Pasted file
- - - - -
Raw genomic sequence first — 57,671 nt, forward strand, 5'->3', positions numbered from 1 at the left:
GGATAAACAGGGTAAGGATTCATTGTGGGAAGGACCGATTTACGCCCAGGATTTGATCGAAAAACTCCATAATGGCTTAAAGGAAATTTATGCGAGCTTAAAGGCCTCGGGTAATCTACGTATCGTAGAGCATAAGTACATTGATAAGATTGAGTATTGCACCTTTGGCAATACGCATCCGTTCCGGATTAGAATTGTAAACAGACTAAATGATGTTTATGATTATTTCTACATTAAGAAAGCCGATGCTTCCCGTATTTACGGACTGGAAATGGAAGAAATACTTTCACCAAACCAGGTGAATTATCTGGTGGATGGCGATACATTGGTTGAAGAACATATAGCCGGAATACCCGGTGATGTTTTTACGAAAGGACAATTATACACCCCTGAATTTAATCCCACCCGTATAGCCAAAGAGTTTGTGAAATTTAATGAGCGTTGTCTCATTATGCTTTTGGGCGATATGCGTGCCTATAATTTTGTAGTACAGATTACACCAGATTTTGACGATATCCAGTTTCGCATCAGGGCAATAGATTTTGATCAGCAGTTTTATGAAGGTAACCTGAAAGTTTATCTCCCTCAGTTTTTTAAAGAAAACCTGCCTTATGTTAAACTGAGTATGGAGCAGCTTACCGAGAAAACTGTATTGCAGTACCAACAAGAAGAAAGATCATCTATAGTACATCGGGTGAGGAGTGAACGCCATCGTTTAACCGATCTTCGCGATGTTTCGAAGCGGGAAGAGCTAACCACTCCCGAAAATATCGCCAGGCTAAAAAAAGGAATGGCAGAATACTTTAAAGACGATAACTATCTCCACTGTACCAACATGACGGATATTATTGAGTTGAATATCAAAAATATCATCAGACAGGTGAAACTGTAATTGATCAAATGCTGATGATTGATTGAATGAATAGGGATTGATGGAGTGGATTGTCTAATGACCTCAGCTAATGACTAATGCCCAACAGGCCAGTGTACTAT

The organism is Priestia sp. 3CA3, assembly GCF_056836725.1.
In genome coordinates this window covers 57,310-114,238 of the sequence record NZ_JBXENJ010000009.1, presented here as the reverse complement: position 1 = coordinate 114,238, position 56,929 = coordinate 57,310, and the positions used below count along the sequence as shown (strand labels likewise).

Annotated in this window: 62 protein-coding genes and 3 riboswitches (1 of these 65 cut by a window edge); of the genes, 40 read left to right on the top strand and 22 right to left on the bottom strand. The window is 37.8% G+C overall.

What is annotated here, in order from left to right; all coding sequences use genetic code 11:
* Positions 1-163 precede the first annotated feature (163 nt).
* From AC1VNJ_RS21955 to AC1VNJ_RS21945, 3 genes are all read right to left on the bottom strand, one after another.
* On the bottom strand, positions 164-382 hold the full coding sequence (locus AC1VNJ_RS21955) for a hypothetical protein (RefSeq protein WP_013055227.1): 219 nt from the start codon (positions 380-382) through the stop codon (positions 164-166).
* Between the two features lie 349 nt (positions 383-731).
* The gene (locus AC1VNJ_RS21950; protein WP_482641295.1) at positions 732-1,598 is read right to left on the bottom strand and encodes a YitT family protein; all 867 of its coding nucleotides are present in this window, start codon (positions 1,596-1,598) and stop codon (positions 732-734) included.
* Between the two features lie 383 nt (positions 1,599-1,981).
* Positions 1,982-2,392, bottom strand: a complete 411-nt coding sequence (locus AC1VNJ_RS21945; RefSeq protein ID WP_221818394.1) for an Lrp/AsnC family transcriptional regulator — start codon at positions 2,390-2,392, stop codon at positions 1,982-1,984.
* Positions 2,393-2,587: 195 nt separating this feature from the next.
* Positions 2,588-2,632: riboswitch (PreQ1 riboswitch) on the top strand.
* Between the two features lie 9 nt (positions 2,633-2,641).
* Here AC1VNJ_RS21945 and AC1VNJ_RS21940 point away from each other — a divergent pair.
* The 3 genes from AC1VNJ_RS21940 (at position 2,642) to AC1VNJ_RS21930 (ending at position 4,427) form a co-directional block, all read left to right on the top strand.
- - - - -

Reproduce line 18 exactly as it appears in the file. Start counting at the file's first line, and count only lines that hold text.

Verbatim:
* The 3 genes from AC1VNJ_RS21940 (at position 2,642) to AC1VNJ_RS21930 (ending at position 4,427) form a co-directional block, all read left to right on the top strand.